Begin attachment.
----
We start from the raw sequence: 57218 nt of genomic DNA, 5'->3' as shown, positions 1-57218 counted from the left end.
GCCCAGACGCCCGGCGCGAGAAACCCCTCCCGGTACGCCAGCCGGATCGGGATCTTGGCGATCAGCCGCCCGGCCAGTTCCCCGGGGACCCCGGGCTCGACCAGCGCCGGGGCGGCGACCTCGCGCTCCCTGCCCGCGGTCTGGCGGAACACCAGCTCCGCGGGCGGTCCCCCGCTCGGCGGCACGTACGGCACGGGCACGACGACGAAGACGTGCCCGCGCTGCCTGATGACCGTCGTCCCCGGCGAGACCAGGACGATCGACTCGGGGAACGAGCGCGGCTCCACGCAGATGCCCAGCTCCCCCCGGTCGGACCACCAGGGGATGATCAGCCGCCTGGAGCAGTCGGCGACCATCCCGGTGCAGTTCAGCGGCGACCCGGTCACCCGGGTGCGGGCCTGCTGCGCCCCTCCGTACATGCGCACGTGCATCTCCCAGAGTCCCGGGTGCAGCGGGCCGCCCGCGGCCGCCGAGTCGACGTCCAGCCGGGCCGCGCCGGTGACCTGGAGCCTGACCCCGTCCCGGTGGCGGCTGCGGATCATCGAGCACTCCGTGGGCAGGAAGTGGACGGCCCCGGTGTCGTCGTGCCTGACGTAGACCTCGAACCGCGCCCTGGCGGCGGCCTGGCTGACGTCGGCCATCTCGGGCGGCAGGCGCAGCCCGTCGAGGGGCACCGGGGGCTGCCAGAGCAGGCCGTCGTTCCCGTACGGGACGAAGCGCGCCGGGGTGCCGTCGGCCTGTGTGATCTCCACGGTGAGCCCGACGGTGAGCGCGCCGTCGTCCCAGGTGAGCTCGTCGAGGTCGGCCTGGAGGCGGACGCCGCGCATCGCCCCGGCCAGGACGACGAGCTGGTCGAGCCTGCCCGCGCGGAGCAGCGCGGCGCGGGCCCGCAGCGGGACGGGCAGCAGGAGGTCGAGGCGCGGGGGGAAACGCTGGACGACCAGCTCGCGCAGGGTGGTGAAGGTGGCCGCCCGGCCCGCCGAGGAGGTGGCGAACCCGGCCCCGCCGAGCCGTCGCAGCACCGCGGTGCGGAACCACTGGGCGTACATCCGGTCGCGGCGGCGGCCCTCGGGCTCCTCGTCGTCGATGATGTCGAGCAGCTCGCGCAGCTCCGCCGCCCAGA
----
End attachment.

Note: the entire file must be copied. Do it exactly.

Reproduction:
We start from the raw sequence: 57218 nt of genomic DNA, 5'->3' as shown, positions 1-57218 counted from the left end.
GCCCAGACGCCCGGCGCGAGAAACCCCTCCCGGTACGCCAGCCGGATCGGGATCTTGGCGATCAGCCGCCCGGCCAGTTCCCCGGGGACCCCGGGCTCGACCAGCGCCGGGGCGGCGACCTCGCGCTCCCTGCCCGCGGTCTGGCGGAACACCAGCTCCGCGGGCGGTCCCCCGCTCGGCGGCACGTACGGCACGGGCACGACGACGAAGACGTGCCCGCGCTGCCTGATGACCGTCGTCCCCGGCGAGACCAGGACGATCGACTCGGGGAACGAGCGCGGCTCCACGCAGATGCCCAGCTCCCCCCGGTCGGACCACCAGGGGATGATCAGCCGCCTGGAGCAGTCGGCGACCATCCCGGTGCAGTTCAGCGGCGACCCGGTCACCCGGGTGCGGGCCTGCTGCGCCCCTCCGTACATGCGCACGTGCATCTCCCAGAGTCCCGGGTGCAGCGGGCCGCCCGCGGCCGCCGAGTCGACGTCCAGCCGGGCCGCGCCGGTGACCTGGAGCCTGACCCCGTCCCGGTGGCGGCTGCGGATCATCGAGCACTCCGTGGGCAGGAAGTGGACGGCCCCGGTGTCGTCGTGCCTGACGTAGACCTCGAACCGCGCCCTGGCGGCGGCCTGGCTGACGTCGGCCATCTCGGGCGGCAGGCGCAGCCCGTCGAGGGGCACCGGGGGCTGCCAGAGCAGGCCGTCGTTCCCGTACGGGACGAAGCGCGCCGGGGTGCCGTCGGCCTGTGTGATCTCCACGGTGAGCCCGACGGTGAGCGCGCCGTCGTCCCAGGTGAGCTCGTCGAGGTCGGCCTGGAGGCGGACGCCGCGCATCGCCCCGGCCAGGACGACGAGCTGGTCGAGCCTGCCCGCGCGGAGCAGCGCGGCGCGGGCCCGCAGCGGGACGGGCAGCAGGAGGTCGAGGCGCGGGGGGAAACGCTGGACGACCAGCTCGCGCAGGGTGGTGAAGGTGGCCGCCCGGCCCGCCGAGGAGGTGGCGAACCCGGCCCCGCCGAGCCGTCGCAGCACCGCGGTGCGGAACCACTGGGCGTACATCCGGTCGCGGCGGCGGCCCTCGGGCTCCTCGTCGTCGATGATGTCGAGCAGCTCGCGCAGCTCCGCCGCCCAGA